Young Scrooge is walking quickly through the park to meet Belle who's waiting for him on a bench. He apologizes for being late, but she's too upset to forgive him. "I thought you might not come," she says. "I know how busy you are."
He sits and agrees with her that he is very busy. She can't even look at him when she says, "Another idol has displaced me," and she comes across as jealous. When she talks about how money engrosses him, she's disgusted. He tries to blow it off. "Perhaps I've become wiser, but I have not changed towards you." And he seems to mean it. He doesn't deny what she's saying about his shifting priorities, but he wants her to be a part of them.
After a quick look at Old Scrooge watching sadly, we cut back to the couple who are now up and walking. She asks if he would still be interested in her if he was able to do it all over again. She's not wearing mourning clothes, but she refers to herself as "a dowerless girl with nothing but myself to bring to a marriage." She's sure she knows the answer and is angry with him for it.
He doesn't answer right away, but just looks ashamed. "You have no answer," she presses.
He thinks about it some more, but can't bring himself to protest. "You think I would not then?"
I love her disgusted response. "Oh, Ebenezer, what a safe and terrible answer!" And she breaks up with him and walks away.
He stands there and watches her go. He has a stunned look on his face and he plays with his cane as if he's about to follow her, but can't bring himself to do it. "I almost went after her," Old Scrooge confesses.
The Spirit acknowledges that Young Scrooge wasn't yet heartless at the time and she asks him why he didn't go after her. Old Scrooge explains that on his father's death, he was left a small inheritance that Scrooge and Belle apparently disagreed about how to spend. Belle wanted to get married right away and live on the inheritance, but Scrooge insisted on investing it. And, he points out, those investments paid off and he's become a wealthy man.
The Ghost sneers at this. "You have explained what you gained. Now I will show you what you have lost."
She doesn't have to forcibly restrain Scrooge to make him watch the vision of Belle's family. He doesn't seem to know what's coming, so he doesn't protest. In fact, he seems delighted at first by seeing all her kids.
It's another outdoor scene, this time with Belle and her children waiting in front of their house for Belle's husband to come home. Belle is holding a baby and there are a bunch of kids playing in the snowy yard. I count about ten with a couple of servants helping build a snowman or pull one of the children in a little sled. Even though there are a lot of kids though, they're well behaved and orderly; not nearly the chaotic herd that Dickens describes.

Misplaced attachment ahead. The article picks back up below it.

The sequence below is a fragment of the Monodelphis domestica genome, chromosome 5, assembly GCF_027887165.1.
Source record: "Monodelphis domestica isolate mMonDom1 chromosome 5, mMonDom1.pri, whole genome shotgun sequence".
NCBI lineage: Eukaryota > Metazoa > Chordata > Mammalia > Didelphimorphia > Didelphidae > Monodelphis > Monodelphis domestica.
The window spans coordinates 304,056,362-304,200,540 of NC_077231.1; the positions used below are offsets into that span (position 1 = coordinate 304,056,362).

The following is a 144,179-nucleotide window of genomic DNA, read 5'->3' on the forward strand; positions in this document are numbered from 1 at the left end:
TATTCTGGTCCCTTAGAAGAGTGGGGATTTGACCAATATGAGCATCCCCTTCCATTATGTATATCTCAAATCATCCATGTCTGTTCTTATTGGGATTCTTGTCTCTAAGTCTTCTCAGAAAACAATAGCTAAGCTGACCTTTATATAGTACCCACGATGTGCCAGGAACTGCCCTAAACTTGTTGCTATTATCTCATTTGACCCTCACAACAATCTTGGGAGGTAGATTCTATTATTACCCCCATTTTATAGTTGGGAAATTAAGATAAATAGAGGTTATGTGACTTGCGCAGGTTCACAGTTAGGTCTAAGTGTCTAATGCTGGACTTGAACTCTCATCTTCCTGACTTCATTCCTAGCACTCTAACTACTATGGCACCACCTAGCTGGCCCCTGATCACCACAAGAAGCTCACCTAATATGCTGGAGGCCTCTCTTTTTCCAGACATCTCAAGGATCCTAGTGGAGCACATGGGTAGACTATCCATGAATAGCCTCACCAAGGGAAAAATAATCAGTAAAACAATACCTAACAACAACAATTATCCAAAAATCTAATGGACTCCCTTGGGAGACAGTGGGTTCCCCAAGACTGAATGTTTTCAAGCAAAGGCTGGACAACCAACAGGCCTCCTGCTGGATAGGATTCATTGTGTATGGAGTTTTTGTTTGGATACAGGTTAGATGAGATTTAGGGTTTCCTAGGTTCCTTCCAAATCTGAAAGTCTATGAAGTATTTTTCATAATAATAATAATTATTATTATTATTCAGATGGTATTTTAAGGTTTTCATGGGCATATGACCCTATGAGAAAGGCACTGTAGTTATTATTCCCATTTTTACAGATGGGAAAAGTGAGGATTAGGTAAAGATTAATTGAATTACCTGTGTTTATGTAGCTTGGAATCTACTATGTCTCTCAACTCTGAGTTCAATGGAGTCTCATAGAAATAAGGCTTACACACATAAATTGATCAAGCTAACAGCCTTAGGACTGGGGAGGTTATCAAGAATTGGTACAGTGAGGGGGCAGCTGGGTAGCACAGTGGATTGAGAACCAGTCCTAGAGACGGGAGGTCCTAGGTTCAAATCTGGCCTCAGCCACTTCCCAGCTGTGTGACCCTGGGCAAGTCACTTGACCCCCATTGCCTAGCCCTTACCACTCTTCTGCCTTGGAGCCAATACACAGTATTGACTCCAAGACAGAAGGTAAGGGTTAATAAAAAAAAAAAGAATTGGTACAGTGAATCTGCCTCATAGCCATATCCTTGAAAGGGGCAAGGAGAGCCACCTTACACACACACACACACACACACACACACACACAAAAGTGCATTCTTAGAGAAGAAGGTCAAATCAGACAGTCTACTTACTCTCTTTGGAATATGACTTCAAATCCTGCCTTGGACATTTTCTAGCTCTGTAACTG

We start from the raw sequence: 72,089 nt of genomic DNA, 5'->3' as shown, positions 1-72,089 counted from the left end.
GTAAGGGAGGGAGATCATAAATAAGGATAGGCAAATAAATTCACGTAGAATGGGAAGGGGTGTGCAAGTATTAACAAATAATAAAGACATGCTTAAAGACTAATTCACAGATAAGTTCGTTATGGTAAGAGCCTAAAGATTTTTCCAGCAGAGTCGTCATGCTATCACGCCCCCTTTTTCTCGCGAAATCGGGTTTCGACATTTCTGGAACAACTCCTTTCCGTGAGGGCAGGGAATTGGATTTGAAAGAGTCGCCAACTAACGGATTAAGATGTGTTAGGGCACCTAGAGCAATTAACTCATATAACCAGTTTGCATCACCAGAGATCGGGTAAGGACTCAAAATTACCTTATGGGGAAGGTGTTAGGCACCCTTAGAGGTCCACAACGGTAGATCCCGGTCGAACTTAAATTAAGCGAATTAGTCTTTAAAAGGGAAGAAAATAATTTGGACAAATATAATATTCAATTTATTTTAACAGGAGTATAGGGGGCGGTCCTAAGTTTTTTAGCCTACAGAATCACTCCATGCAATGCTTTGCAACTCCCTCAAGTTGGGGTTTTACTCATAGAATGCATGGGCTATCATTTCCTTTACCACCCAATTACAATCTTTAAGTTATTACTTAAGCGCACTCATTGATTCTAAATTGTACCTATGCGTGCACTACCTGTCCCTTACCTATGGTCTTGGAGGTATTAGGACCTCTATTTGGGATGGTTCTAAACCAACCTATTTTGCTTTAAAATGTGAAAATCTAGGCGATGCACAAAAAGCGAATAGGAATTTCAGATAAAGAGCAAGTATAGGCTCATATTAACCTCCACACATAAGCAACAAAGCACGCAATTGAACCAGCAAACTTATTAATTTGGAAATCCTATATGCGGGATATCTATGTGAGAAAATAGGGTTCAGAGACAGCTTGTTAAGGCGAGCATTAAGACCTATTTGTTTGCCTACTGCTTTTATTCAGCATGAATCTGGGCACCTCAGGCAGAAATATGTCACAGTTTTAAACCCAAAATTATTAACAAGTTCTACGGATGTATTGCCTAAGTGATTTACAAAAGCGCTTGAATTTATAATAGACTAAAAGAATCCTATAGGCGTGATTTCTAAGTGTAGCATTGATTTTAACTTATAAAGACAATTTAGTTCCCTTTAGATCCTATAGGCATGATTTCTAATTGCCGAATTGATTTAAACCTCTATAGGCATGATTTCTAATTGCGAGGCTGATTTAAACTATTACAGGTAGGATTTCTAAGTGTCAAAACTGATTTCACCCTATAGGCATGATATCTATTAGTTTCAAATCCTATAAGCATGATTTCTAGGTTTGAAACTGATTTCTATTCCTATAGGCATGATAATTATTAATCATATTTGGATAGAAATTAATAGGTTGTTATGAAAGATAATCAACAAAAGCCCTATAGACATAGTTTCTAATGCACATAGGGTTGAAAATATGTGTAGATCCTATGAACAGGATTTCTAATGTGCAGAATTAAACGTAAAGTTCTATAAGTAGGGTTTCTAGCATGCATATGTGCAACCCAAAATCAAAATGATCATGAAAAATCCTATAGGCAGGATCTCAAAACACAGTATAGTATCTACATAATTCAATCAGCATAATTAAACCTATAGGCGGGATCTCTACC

A carriage arrives and Father gets out. He's carrying presents, but leaves them in the carriage to greet his quietly gathering family. No one attacks him for gifts and the closest anyone comes is when one of the girls asks politely where her present is. Father kindly insists that she and all the rest will have to wait until that night "as usual."
Old Scrooge spells out the point of the scene. "Fancy, they might have been mine." It's an unnecessary observation, but at least it lets us know that he gets it. He doesn't seem upset about it though. It's the tradeoff the Ghost mentioned. This is what he lost to gain his financial success. He understands, but seems okay with the sacrifice.
His tune changes though when Belle's husband tells her about seeing Scrooge "quite alone in the world" with Marley's dying. Belle turns very sad. "Poor Ebenezer," she says. "Poor, wretched man."
"Spare me your pity!" Scrooge commands. "I have no need of it!"
The Ghost's tactics have backfired in this version, I think. This Spirit has been haughty and condescending with Scrooge and he hasn't reacted well. He enjoyed the party and he was reminded of his love for Belle, but he's also accepted that giving her up was a reasonable sacrifice. This Scrooge has always been presented as confident and comfortable with his stinginess, never miserable. He may have feared the world when he was younger, but he's taken control and conquered that fear. He doesn't yet see the need for love.
And he definitely doesn't want to be felt sorry for. He's too proud for that and has had enough of the Spirit. He demands that she leave him and haunt him no longer and when she just grins impudently at him, he grabs her cap and forces it down over her.
She doesn't resist, but simply says over and over again, "Truth lives!" There's a bright ring of light where the cap meets the floor, but even that goes out as Scrooge keeps pressing down. And then he's in his bedroom, on the floor, twisting and pressing a rug.